Germans are embroiled in a debate on how well integration has functioned in the country. Children and teenagers with immigrant backgrounds live and learn side-by-side with Germans - the potential for conflict is huge.
In Tannenbusch, Germans are in the minority
A group of teenagers is playing soccer on a field in Tannenbusch, a northern suburb of the western German city of Bonn. Nina is from Kasakhstan, Nicolas's parents moved to Germany from Portugal, Yann's dad is French. Jan is the only German. The group mirrors the situation in a suburb considered a social hot spot, where only one out of four citizens is German.
"From an early age on, we grow up with different cultures, so we're used to it," says Nicolas. They all speak German - that is their common language.
The Tannenbusch tenements, far from downtown Bonn, were built about 40 years ago, when the city urgently needed housing for the many foreign embassy employees. But after unification, Bonn lost its status as Germany's capital, and in 1999, the government moved to the new capital, Berlin. The diplomatic missions followed suit, taking with them their employees, and leaving behind empty tenements.
Today, ethnic Germans from Russia live in Tannenbusch, along with asylum-seekers from Syria, Iraq and Afghanistan who live in dismal high rises that Jan calls the "barracks."
Unemployment, violence and crime come with the turf. Yann says the situation at the local high school is not as bad because there are fewer foreigners, but even there, he has encountered violence.
"If I go out at night, then always in a large group," Yann says. "I really don't want to be racist, but things are pretty bad."
Keep out the police
German and immigrant children are classmates
Tall grey tenement buildings tower next to the local shopping center, which is housed is in an ugly concrete building complex, a noisy place where children and teenagers loiter during the day. Most are of Moroccan, Syrian, Albanian and Kurdish descent. Sometimes they are best friends, sometimes they fight. Zacharia was three years old when his family moved to Bonn from Morocco, he says. Bored, he and his friend Hilal do their best to annoy passersby.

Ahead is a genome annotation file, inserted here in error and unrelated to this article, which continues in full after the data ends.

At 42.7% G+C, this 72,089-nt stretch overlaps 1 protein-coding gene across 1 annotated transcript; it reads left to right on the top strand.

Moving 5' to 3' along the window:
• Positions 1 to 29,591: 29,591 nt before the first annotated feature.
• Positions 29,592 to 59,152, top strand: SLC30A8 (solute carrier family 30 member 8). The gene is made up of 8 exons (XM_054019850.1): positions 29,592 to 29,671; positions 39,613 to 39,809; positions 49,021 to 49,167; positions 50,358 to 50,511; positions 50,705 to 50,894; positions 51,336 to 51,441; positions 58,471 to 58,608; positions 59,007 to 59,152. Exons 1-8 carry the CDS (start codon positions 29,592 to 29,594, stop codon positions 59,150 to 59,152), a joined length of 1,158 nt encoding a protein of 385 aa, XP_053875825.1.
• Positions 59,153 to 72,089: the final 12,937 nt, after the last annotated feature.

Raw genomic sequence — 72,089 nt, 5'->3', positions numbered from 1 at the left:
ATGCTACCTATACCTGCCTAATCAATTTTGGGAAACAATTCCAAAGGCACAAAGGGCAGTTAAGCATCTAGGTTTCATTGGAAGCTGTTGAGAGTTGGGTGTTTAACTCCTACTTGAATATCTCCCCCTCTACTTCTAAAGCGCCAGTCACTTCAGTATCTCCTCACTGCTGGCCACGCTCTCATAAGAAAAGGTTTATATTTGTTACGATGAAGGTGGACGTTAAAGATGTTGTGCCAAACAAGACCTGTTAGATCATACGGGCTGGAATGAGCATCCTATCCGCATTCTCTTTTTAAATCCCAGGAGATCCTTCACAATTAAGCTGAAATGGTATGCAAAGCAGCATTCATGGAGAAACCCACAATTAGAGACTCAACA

The Germans are okay, they say. But they try to avoid and ignore a certain boy from Afghanistan. At school, Hilal says, he was once hit in the head by a bit of chalk: "I went ballistic and threw my school bag at his head." The teacher reprimanded both boys, and their parents grounded them. The boys agree that it's best to keep the police and one's families out of disputes.
Misery behind red brick walls
Dmitri and Wladimir live in another section of Bonn with a high percentage of foreigners, Brueser Berg. There are many red brick buildings, and few open spaces. Here, too, German government employees moved to Berlin, leaving behind their flats for ethnic Germans from the former Soviet Union.
Brueser Berg teenagers usually hang out in the pedestrian zone, says Wladimir. Many are aggressive, he says, and more often than not they are Muslims who dislike Germans.
His friend Felix has made the same observation. "Many of them come from places dominated by violence, so they have poor social skills," he says.
Just the other day, Felix says, there was an incident with a black boy who insulted him, followed him and only left off when Felix's friends came to his rescue. The best approach is to avoid contact with aggressive children, Felix says, since teachers are no help at all. "They will rebuke a student, or keep him in after school, but that doesn't change a thing. If you tell on them and they are punished, the situation will get even worse. "
Author: Karin Jaeger (db)
Editor: Chuck Penfold